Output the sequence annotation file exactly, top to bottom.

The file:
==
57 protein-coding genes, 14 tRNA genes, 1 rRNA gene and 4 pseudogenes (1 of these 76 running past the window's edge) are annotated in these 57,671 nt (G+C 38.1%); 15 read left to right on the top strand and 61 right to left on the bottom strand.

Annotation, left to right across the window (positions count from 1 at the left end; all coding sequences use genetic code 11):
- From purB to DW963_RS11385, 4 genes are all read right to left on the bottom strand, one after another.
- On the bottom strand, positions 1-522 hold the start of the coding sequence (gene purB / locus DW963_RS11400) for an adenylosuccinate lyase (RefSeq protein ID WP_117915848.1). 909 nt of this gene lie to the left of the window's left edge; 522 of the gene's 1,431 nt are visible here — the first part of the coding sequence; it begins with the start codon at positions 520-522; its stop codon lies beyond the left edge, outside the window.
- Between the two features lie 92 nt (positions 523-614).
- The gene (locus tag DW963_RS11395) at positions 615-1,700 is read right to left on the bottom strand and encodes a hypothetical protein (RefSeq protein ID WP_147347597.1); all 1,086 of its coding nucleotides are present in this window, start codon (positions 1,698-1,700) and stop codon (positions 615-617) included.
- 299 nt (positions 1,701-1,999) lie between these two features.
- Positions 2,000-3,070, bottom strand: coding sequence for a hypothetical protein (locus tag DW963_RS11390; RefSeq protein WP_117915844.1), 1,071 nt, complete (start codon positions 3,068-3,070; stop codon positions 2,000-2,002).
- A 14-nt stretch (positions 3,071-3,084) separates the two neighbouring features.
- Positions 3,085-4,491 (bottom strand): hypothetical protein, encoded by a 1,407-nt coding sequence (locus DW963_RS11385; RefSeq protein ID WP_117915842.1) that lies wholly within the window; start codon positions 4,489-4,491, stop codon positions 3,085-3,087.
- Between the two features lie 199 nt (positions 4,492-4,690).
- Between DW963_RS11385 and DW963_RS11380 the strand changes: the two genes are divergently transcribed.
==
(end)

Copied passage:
57 protein-coding genes, 14 tRNA genes, 1 rRNA gene and 4 pseudogenes (1 of these 76 running past the window's edge) are annotated in these 57,671 nt (G+C 38.1%); 15 read left to right on the top strand and 61 right to left on the bottom strand.

Annotation, left to right across the window (positions count from 1 at the left end; all coding sequences use genetic code 11):
- From purB to DW963_RS11385, 4 genes are all read right to left on the bottom strand, one after another.
- On the bottom strand, positions 1-522 hold the start of the coding sequence (gene purB / locus DW963_RS11400) for an adenylosuccinate lyase (RefSeq protein ID WP_117915848.1). 909 nt of this gene lie to the left of the window's left edge; 522 of the gene's 1,431 nt are visible here — the first part of the coding sequence; it begins with the start codon at positions 520-522; its stop codon lies beyond the left edge, outside the window.
- Between the two features lie 92 nt (positions 523-614).
- The gene (locus tag DW963_RS11395) at positions 615-1,700 is read right to left on the bottom strand and encodes a hypothetical protein (RefSeq protein ID WP_147347597.1); all 1,086 of its coding nucleotides are present in this window, start codon (positions 1,698-1,700) and stop codon (positions 615-617) included.
- 299 nt (positions 1,701-1,999) lie between these two features.
- Positions 2,000-3,070, bottom strand: coding sequence for a hypothetical protein (locus tag DW963_RS11390; RefSeq protein WP_117915844.1), 1,071 nt, complete (start codon positions 3,068-3,070; stop codon positions 2,000-2,002).
- A 14-nt stretch (positions 3,071-3,084) separates the two neighbouring features.
- Positions 3,085-4,491 (bottom strand): hypothetical protein, encoded by a 1,407-nt coding sequence (locus DW963_RS11385; RefSeq protein ID WP_117915842.1) that lies wholly within the window; start codon positions 4,489-4,491, stop codon positions 3,085-3,087.
- Between the two features lie 199 nt (positions 4,492-4,690).
- Between DW963_RS11385 and DW963_RS11380 the strand changes: the two genes are divergently transcribed.